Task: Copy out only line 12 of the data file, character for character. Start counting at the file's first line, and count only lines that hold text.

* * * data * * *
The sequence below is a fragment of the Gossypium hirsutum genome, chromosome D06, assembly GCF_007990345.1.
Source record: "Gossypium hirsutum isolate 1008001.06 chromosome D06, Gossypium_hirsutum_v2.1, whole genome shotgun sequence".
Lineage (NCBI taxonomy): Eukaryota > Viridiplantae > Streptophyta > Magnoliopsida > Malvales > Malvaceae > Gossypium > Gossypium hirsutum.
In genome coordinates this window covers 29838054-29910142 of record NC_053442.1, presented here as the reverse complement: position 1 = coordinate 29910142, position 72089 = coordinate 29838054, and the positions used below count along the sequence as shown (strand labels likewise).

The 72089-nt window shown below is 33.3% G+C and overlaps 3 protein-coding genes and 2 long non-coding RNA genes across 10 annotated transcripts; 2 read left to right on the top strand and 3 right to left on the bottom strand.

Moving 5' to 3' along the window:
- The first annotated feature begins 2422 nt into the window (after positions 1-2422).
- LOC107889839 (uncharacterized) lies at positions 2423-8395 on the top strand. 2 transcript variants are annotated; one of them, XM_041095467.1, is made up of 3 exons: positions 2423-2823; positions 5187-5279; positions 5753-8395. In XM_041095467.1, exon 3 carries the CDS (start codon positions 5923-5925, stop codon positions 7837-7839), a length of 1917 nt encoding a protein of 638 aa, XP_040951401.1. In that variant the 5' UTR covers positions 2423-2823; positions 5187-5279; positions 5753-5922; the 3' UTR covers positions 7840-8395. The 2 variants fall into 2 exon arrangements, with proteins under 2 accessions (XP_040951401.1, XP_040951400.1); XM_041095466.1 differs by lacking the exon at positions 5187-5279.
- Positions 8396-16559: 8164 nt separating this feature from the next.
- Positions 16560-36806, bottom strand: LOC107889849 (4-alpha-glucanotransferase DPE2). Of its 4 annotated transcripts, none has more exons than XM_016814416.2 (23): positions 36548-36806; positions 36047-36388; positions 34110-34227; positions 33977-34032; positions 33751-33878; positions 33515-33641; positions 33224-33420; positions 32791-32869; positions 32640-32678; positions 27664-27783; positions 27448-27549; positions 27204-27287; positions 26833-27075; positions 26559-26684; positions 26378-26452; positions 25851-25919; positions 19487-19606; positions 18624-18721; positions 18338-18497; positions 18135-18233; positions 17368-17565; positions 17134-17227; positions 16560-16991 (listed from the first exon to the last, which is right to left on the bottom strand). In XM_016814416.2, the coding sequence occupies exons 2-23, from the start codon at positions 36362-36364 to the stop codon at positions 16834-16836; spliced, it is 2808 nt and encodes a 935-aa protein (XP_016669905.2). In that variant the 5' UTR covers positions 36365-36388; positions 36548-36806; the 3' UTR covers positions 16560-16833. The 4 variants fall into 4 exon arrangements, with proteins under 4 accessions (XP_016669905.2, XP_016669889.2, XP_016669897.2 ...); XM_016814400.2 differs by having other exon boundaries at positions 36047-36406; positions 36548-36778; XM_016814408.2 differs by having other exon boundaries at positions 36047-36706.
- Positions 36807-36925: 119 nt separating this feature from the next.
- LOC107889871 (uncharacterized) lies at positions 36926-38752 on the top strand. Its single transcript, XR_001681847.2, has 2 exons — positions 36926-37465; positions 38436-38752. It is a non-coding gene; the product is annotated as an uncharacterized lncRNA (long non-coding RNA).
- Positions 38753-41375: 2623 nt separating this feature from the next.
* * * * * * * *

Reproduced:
- LOC107889871 (uncharacterized) lies at positions 36926-38752 on the top strand. Its single transcript, XR_001681847.2, has 2 exons — positions 36926-37465; positions 38436-38752. It is a non-coding gene; the product is annotated as an uncharacterized lncRNA (long non-coding RNA).